The Village

From all the previews last summer, we were both expecting a horror/suspense film. Some day, I’ll learn to not trust those advertisements.

M. Night Shyamalan's The Village

It snowed on Wednesday night, so Angela unexpectedly got to come home from work early. We stayed in and watched M. Night Shyamalan‘s The Village. From all the previews last summer, we were both expecting a horror/suspense film. Some day, I’ll learn to not trust those advertisements. Angela, who isn’t the fan of horror films that I am, wanted to watch the film with me around, lights on, and surround sound turned off. Well, that’s not the best way to watch a DVD at home, but oh well.

The film is Shyamalan‘s take on a period piece. The actors follow through with the idea superbly. His method of long, static shots really lends itself to the period, as well. This film shot with flashy, MTV-style editing would have been horrible. Now, about the period: I got the impression of a late 19th century, Transcendentalist style utopia. I couldn’t think that some (if not all) of the people involved with this had recently read Thoreau. I certainly got the impression that the character of Edward Walker, played by William Hurt, had at some point.

The Village doesn’t have the same linearity of Signs, which was basically your straight-forward alien invasion/suspense film. Its gift was in its ability to come full circle with story elements. The Village is more like The Sixth Sense in that it contains the kind of twist that alter the very way you perceive what it is that you’re watching. A horror film becomes a love film. It’s almost like Poltergeist being mashed with Ghost, but with much better direction.

However, if The Sixth Sense had a hard right turn at the half-way point, then this film certainly has two. One in the final meeting of Lucius and Noah and another in the opposite direction at the forbidden shed. Even if you expect the dramatic twists (and you do with Shyamalan at this point) and even if you can guess what’s coming next, Shyamalan doesn’t fail to impress. He has a gift for film making, and even more so for story telling. I have noticed that, after watching the scenes he deleted from his film, I can tell that they fell out in the editing room and not when he had a chance to re-shoot some scenes. Several of his films will make mention of an incident that we only later see in a deleted sequence. Given how much I enjoy his movies, I’ll forgive him this.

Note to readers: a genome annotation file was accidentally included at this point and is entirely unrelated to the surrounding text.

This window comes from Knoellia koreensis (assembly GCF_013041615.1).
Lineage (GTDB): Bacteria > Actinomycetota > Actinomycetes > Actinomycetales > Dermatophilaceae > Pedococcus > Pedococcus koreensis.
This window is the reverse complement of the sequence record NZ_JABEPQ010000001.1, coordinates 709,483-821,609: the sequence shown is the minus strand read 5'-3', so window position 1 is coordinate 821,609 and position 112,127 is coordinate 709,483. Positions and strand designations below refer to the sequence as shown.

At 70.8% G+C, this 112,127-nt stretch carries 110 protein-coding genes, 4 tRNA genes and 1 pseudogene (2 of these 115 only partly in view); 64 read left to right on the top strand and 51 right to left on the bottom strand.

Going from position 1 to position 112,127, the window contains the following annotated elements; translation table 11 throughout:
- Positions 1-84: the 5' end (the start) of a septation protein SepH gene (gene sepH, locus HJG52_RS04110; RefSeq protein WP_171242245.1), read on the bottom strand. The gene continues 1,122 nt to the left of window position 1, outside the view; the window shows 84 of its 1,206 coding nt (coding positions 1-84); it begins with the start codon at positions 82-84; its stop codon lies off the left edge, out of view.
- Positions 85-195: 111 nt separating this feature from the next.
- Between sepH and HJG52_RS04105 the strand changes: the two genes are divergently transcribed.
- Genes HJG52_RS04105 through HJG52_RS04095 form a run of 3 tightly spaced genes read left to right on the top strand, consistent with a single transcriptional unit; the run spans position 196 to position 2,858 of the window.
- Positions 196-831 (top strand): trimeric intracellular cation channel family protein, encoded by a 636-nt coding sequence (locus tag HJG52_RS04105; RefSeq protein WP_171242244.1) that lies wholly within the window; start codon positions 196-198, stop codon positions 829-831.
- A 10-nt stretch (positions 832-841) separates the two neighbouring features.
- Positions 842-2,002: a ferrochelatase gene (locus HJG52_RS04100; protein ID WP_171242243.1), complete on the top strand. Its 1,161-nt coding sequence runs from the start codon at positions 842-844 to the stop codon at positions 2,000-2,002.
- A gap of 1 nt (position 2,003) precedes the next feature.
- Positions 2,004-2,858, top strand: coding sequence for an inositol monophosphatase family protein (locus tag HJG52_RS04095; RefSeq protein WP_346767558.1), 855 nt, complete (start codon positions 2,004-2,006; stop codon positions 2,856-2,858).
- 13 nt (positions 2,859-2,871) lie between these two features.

I think, on the whole, this film was over-hyped yet highly under-rated. Sure, the media blitz was huge and very misdirecting. I imagine the word-of-mouth stopped after the first weekend just because everybody told their friends ‘It’s not scary at all!’ Most of my favorite films are ones that weren’t anything at all like I was expecting, instead they were much better. I can’t tell you if, in a year or two, I’ll be dying to watch The Village all over again, but I can say that I did really enjoy the movie.

2 thoughts on “The Village”

  1. I agree with you whole heartedly about this film. So many people had told me they were sorely disappointed with this film. I rented it & was really moved by it. Something about the antagonist (“Those Whom We Don’t Speak of”) scared me really deeply. I’m color blind for the most part, but the use of colors to separate good & evil really made since to me. Gold and Red… very beutiful colors….

  2. Dave – I was fortunate in that either no one I know had seen the film, or they just didn’t enough about it either way to tell me what they thought. I always seem to enjoy films more when I really don’t know what to think about them.
    You know that’s a weird side effect of The Long Tail, in that it kind of requires some way to find things of interest. However, by doing that, you are getting some sort of preconceived notion about what a movie is, what an album sounds like, how action-packed a game is… whatever. It spoils some of the fun of discovery. Of course, if you’re way out on the tail, then everyone feels "in on it." It’s also good to have people who you really trust to just tell you "watch this movie&quot or "listen to this band.&quot That way you just go buy or rent it and feel good that you’ll enjoy your own discovery.

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